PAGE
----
By Providence Journal Arts Writer Rick Massimo
On Friday, Ozzy Osbourne will lead the fans at Dodger Stadium in a scream that they hope will be loud and long enough to make it into the Guinness Book of World Records.
In the middle of the fifth inning of the Dodgers' game against the really-long-named Los Angeles Angels of Anaheim, Osbourne and Stuart Claxton, of Guinness World Records, will lead the crowd in a scream as part of the third annual ThinkCure! cancer-telethon weekend.
Osbourne's wife, Sharon, herself a cancer survivor, has recorded a promotional message that will air during the game, during the telethon and online.
Probably not totally coincidentally, Osbourne's latest disc, "Scream," comes out June 22.
The current record for the loudest scream, according to the Guinness people, is held by the crowd at a FAMA show in Hong Kong on Sept. 6, 2009. They hit 131.6 dbA, although that was indoors.
The video for Sarah McLachlan's latest single, "Loving You Is Easy," can be seen exclusively on the Huffington Post Web site.
Norah Jones and Lilth Fair tourmate Sarah McLachlan will sing Friday morning on the Summer Concert Series of ABC's "Good Morning America," Jones's record company, EMI, announced Wednesday.
The performance will be between 7 and 9 a.m.
R&B legend Anita Baker will perform the National Anthem Thursday, June 10, before Game 4 of the NBA Finals between the Celtics and the Lakers at TD Garden, in Boston, her label, EMI, announced Wednesday.
Baker is recording a new album, due out in fall, producing it with Nathan East, Daniel Moore, George Duke and more, the announcement said. The album will include collaboration with Snoop Dogg on a version of Curtis Mayfield's "Give You My Love."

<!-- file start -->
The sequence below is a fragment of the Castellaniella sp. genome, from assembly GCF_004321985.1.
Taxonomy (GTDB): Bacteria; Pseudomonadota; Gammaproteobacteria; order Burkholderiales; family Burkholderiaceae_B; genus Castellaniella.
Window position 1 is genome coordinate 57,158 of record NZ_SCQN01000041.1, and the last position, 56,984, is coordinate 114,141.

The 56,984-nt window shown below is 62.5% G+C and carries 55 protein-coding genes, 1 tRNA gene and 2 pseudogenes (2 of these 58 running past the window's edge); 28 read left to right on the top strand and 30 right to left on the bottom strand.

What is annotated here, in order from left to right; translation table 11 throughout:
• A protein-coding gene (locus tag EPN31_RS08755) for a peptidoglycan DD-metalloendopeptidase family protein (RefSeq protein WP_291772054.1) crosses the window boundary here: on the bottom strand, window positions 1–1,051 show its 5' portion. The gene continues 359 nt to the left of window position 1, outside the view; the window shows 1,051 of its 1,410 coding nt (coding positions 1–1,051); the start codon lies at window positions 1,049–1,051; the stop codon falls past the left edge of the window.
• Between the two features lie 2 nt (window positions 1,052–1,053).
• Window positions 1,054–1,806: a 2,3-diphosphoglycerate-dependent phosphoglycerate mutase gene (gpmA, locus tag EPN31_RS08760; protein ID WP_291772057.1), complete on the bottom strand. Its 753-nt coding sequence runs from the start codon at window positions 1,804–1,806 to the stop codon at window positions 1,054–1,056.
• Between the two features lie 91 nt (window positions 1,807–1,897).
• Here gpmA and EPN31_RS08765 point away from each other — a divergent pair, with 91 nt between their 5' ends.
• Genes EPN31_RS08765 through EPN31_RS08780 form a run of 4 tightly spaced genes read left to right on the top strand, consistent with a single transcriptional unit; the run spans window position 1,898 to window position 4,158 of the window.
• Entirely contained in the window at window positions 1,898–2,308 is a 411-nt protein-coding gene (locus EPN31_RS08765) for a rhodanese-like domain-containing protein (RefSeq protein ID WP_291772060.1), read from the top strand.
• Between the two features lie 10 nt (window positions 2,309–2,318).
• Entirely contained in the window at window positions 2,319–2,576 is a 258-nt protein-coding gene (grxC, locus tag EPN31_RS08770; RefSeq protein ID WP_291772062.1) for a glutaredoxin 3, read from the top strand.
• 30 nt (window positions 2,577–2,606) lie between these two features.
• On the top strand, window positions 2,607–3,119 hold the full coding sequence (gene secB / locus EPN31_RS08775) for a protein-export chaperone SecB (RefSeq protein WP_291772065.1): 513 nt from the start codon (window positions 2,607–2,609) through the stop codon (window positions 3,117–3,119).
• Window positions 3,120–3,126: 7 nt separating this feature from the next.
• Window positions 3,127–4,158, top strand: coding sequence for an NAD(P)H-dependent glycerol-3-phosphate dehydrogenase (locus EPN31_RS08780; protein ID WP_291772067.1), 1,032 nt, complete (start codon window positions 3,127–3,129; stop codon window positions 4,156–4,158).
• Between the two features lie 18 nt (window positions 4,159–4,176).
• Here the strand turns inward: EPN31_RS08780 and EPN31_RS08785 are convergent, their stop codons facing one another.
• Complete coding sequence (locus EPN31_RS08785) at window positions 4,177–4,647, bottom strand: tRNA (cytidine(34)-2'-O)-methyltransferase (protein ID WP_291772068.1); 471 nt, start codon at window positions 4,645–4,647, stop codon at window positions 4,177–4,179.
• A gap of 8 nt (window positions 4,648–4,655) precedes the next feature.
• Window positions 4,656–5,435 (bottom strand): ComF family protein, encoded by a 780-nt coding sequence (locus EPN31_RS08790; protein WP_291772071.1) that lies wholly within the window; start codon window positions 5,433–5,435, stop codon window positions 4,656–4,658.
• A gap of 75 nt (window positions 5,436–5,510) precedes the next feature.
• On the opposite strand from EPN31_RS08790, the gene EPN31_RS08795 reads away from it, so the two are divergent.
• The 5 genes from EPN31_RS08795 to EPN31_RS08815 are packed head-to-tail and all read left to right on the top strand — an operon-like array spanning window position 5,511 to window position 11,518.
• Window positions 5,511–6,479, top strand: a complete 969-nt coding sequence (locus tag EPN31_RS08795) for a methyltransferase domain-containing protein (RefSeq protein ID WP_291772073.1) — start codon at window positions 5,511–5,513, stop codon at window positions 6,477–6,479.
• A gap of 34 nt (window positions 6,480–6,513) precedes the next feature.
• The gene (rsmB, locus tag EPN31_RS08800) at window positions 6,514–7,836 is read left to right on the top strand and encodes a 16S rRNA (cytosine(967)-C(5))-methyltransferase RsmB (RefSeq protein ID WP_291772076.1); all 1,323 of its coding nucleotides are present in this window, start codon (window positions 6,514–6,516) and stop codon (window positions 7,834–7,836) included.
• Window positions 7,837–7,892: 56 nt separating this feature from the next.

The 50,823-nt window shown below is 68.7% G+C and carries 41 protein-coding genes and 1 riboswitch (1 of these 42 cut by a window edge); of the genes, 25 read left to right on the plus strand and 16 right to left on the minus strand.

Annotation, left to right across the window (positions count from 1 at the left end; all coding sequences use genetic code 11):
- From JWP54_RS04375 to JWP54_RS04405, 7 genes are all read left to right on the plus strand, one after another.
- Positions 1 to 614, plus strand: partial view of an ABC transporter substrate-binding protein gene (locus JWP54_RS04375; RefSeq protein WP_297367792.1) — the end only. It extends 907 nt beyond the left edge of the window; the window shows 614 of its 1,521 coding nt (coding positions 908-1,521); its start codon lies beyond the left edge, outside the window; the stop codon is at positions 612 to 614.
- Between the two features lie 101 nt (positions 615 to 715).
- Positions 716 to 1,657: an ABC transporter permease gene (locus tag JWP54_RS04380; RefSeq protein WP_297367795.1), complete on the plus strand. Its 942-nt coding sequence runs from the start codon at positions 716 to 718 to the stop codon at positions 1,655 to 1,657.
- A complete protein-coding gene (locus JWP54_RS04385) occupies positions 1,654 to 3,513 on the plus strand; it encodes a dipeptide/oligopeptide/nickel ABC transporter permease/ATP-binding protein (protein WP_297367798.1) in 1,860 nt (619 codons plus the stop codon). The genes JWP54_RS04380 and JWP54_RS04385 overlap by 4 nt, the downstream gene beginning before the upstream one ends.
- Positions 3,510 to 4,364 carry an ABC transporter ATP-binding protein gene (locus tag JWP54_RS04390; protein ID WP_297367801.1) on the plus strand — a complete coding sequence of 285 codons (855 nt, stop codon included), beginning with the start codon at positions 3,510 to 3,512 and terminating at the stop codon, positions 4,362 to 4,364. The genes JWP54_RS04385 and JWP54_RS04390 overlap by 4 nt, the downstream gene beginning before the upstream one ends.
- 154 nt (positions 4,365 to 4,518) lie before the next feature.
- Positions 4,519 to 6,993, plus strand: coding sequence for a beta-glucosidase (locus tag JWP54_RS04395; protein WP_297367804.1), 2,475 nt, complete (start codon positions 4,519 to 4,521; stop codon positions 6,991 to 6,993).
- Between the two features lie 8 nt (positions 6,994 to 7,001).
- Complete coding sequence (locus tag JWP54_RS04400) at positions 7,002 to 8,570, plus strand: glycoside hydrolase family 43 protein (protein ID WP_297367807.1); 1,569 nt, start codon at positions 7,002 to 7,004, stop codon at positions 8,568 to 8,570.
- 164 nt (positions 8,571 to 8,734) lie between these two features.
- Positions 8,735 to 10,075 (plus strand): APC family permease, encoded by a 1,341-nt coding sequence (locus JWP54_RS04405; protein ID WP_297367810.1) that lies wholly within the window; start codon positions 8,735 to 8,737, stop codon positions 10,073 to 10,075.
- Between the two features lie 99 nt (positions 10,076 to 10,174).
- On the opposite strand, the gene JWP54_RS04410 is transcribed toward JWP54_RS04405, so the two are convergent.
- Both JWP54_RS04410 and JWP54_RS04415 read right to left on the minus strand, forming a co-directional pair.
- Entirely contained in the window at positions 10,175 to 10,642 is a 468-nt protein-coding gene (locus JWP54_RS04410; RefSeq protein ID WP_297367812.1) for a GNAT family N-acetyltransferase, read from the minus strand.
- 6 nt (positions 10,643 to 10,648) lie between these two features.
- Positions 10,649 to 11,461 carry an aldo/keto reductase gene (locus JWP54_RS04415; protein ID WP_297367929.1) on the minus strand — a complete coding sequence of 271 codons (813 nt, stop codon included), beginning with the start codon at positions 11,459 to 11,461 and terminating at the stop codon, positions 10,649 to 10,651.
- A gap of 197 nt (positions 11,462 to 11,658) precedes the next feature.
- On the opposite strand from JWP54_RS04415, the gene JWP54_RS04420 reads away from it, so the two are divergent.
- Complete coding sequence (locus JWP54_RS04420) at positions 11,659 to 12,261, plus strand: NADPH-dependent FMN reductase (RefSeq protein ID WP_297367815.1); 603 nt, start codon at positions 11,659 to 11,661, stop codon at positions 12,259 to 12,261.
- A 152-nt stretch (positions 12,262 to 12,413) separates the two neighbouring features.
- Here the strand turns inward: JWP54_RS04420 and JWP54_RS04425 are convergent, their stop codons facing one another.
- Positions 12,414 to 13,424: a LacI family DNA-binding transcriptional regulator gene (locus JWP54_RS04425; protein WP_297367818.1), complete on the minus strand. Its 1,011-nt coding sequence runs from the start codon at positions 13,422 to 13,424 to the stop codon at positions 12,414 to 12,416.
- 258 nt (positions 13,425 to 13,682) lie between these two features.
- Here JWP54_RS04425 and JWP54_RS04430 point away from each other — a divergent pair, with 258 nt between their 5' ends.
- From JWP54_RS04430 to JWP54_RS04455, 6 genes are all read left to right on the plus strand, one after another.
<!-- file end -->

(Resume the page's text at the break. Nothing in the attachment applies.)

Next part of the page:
Don Preston and Bunk Gardner, former original members of The Mothers of Invention, will play at The Hi-Hat, in Providence, on Wednesday, March 31, at 8:30. According to the statement from the publicist, they'll play Frank Zappa music ranging from the Mothers' first disc, 1966's "Freak Out!," to Zappa's 1976 solo album "Zoot Allures."
The Hi-Hat is at 3 Davol Sq. Call (401) 453-6500.
BY RICK MASSIMO
FOXBORO - U2 doesn't work small.
The Irish rock legends brought their U2 360 Tour to Gillette Stadium for the first of two shows Sunday night, and it's tempting to simply review the stage.
Since it was impossible to ignore, it's as good a place as any to start.
The gargantuan structure, which took four days to build, resembled nothing so much as a four-legged spider with light-green skin and orange polka dots. Its legs contained dozens of speakers; smoke billowed from various portals. Above the band was a huge cylindrical screen that could project or be projected upon, and which expanded to nearly reach the stage later in the show.
A 360-degree catwalk surrounded the round stage, with movable ramps connecting the two, allowing band members to stroll pretty much wherever they wanted (guitarist The Edge was further freed up by a headset microphone and a technician adjusting his guitar sounds, rather than using footpedals). Larry Mullen's drum riser also revolved.
They displayed ambition in their set list as well, starting off with four songs from this year's No Line On The Horizon disc and returning to it several more times in the two-hour show.
Mullen came out first to kick off the rolling, tumbling "Breathe," a triplet rhythm with vocalist Bono spitting out rapid-fire verses alternating with slow, lazy choruses. After the midtempo title track, they finally charged out of the gate with "Get On Your Boots" and moved on to the stately "Magnificent," with its slide-guitar solo from The Edge.
They finally dipped into the back catalog with "Mysterious Ways" (showcasing bassist Adam Clayton's Memphis-soul chops) and the straight-up shout of "Beautiful Day" (with a quote from "Blackbird" by Bono over the coda, one of several of his trademark nods to other songs during the night).
The set mellowed out about midway through, with an affecting, acoustic, Bono-and-Edge-only "Stuck In a Moment (You Can't Get Out Of)," with sweet falsetto vocal in the coda from The Edge; the keyboard-driven "The Unforgettable Fire" and the uplifting "City of Blinding Lights."
Even with all the technical whiz-bangery, several moments, such as the full-on rock of "Vertigo" and the gorgeous ballad "One," as well as the encores, saw virtually no visual trickery.
New or old material, high-tech production or no, the template has remained the same over the decades - slow-moving chord changes with a rock-solid beat from Mullen, fast-strumming guitar from The Edge that alternates between chiming and jagged, and of course to-the-back-row vocal dramatics from the leather-lunged Bono.